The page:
This penguin walks on a bed of blue screens of death!
dugan at passwall.com
Thu Oct 4 17:44:24 PDT 2001
On Thu, 4 Oct 2001, Lincoln Peters wrote:
> That is, it works pretty well for me, because I know what I'm doing. I
> couldn't run GNOME or KDE on any of the workstations because they only have
> 64MB of memory (aack!) and it is impossible to set up any sort of swap
> device when netbooting.
This is not entirely true, but the alternatives are scary depending upon
If you have a netboot system that has a local physicaly HD that is
recognized by the OS, then you can use that.
If there is a disk, but they dont want you to format it or partition a
swap, *and* it is a filesystem that linux recognizes and can do write
access without serious risk (FAT32 not NTFS for example), then you can
mount the local disk on a separate tree, then verify it has at least the
amount of space you want to use as swap, and then use dd to write out that
size from /ev/zero, then losetup it to a loopback device, and then swapon
the loopback device. Blammo! Swap! (scary, no?)
You want even more scary? Ok then! You asked for it!
Set up the server to offer one quota (user) controlled NFS export by
username (host) which maps to an /etc/hosts name for each IP based host
and also is listed in the nebooted /etc/hosts file, and then have each
client locally mount from the server their own special rw NFS mount (quota
limited) with IP restrictions for only their IP address to rw, and then
when it is mounted somewhere, do the same as above with dd, and losetup
the file with the loopback interface to a /dev/loopX device, and then
swapon that /dev and do swap space over NFS over the net with a loopback
file. (Ewwwwwww!) I told you it was scary. heh heh ]:>
Want yet another one that is almost stupid (an appears to be stupid at
first glance): enable a ramdisk of set size, mount it, dd a file in that
ram disk, losetup to dev, swapon the dev (ick!) At first it looks like you
are robbing peter to pay Paul, and this is true. It also seems like a bad
idea, and is mostly a bad idea, but even having a swap of 1-4Mb helps
quite a bit as the kernel does some things with unused libs in memory as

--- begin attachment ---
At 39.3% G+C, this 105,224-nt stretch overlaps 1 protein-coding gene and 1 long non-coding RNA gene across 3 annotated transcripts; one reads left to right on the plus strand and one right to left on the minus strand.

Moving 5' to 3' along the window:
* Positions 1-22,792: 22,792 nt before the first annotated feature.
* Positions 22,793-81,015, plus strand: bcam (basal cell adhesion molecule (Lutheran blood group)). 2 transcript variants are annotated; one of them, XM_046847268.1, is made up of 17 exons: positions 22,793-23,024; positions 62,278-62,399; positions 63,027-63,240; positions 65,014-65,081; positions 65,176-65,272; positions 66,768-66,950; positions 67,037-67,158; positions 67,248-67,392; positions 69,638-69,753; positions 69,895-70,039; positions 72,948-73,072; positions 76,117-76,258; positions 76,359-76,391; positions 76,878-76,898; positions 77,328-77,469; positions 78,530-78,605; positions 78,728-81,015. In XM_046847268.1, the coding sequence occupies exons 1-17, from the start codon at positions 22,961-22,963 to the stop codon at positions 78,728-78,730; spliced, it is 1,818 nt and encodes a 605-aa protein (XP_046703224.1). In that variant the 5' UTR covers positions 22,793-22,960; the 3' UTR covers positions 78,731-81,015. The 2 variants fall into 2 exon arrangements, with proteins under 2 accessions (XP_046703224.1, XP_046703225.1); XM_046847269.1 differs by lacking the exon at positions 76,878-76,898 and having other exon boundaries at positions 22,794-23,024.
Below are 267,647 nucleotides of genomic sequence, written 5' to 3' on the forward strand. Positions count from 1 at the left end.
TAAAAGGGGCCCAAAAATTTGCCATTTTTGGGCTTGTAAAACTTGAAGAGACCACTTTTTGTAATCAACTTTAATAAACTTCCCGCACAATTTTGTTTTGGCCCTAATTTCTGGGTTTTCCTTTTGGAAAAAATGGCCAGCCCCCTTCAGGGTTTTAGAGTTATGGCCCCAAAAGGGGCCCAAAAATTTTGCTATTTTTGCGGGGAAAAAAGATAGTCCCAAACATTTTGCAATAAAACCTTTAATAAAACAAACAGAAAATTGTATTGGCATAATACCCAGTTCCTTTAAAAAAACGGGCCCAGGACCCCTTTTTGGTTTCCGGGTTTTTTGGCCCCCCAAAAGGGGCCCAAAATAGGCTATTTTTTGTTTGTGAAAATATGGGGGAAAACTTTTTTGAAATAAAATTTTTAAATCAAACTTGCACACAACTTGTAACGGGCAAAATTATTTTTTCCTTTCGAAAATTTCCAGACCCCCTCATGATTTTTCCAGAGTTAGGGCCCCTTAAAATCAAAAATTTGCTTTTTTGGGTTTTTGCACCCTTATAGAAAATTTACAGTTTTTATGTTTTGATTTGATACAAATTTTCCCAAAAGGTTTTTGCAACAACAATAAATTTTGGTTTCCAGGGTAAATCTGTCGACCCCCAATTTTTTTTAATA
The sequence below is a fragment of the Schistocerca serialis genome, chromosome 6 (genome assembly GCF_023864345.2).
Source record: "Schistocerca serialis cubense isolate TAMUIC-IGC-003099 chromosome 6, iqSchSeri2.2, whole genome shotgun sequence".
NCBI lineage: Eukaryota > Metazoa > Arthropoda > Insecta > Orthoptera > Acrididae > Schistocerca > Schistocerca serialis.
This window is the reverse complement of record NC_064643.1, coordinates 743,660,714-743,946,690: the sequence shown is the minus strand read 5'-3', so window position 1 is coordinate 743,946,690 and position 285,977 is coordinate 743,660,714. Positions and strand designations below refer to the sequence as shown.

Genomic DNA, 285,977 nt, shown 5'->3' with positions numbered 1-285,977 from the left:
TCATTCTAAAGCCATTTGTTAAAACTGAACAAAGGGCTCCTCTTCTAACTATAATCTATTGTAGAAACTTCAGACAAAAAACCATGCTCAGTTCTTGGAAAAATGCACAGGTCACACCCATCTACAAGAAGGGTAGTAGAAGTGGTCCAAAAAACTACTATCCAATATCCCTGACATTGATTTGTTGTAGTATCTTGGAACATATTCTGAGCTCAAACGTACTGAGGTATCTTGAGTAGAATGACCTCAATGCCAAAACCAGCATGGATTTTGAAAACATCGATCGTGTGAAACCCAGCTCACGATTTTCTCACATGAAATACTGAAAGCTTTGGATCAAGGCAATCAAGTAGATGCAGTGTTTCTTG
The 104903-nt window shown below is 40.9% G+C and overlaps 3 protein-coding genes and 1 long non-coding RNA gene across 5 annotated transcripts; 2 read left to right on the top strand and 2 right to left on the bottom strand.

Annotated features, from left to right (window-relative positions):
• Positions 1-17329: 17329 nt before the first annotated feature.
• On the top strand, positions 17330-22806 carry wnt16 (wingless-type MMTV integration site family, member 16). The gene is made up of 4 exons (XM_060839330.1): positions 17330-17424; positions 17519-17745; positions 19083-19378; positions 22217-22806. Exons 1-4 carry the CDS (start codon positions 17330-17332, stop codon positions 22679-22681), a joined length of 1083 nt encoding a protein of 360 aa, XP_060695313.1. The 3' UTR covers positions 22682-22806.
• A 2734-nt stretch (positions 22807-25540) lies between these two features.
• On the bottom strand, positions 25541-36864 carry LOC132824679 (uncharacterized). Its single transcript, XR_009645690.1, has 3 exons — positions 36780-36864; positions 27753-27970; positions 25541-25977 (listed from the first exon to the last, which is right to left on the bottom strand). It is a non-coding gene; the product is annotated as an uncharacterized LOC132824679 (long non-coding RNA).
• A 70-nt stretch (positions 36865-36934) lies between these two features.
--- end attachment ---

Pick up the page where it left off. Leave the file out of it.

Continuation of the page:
it starts to use swap. No swap would mean you run out of memory for these,
and bad things happen when you run out of memory. (Did I scare you yet?)
There may also be faster ways of doing this than using a ramdisk as a
mounted filesystem as /dev/ramX may be mountable as a swap directly. (not
sure, but would rmeove some layers of abstraction.)
OK, I am done being scary. No, this is how I normally look. OK, I have not
got much slee lately. Lets move on.
> Even worse, the "Programs" section of the menu is empty! I can't see any
> way that anyone besides myself would feel comfortable starting programs
> using an XTerm! I guess I'm somewhat spoiled because Ximian GNOME runs on
> my home computer (it has 256MB of memory), so I have no experience with
> setting up FVWM2 or any other session manager besides KDE. Can anyone clue
> me in on how configure it?
"There is a file..." that contains all of the config stuff for the window
manager. Locations vary from distro to distro. When you figure out the
format of the file, you can add your own stuff to the window manager and
the desktop, program listings etc.
For my debian system /etc/X11/fvwm* each have their own config files that
do their own thing. I used fvwm(1) a long time ago, and it was fun to
customize. fvwm2 and fvwm95 are a little more complex, but they can be
configured much the same way with newer and extra features in their
respective config files. Also, users may have their own extensions to the
window manager display in their own directory with fvwm2/fvwm95, but I
dont think that was a part of fvwm(1).
> A few other minor issues exist, but I want to have _something_ that is
> actually usable for ordinary people before I tackle them. If this seems
> daunting right now, I can't imagine what it'll be like when I try to port
> this to the iMacs!
Tricky as you will need a whole new binary package/suite to send to them
compiled for the 680x0 or PPC (probably PPC). Netboot imacs with MacOS is
an alternative, but it is heavily server biased and should really have
high speed drives on the server + high speed netwrks for anythign over 10
> (Some of you may remember that I was originally trying to use the server's
> root filesystem as the workstations' root filesystem. When I tried that, I
> found that the necessary changes in the initscripts were so extensive and so
> weird that I finally said to myself, "Ah, ***** it," and got the third
> harddrive for the workstations' root filesystem.)
Yes, but if this is IDE and is not on its own IDE/ATA interface, you may
notice some client based performance issues with speed. Even ATA100 is no
match for good SCSI-3 style 160MB/s LVD controllers with matching
drives. RAID can help (depending).
> Get your FREE download of MSN Explorer at http://explorer.msn.com/intl.asp
And what if I dont want to get my own copy of MS INternet
explorer. Huh? May as well say, "Come get your free nuclear waste! Free
biohazard baggie with random hospital trash included for free!
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Systems Department Operating Systems Analyst for the SSU Library
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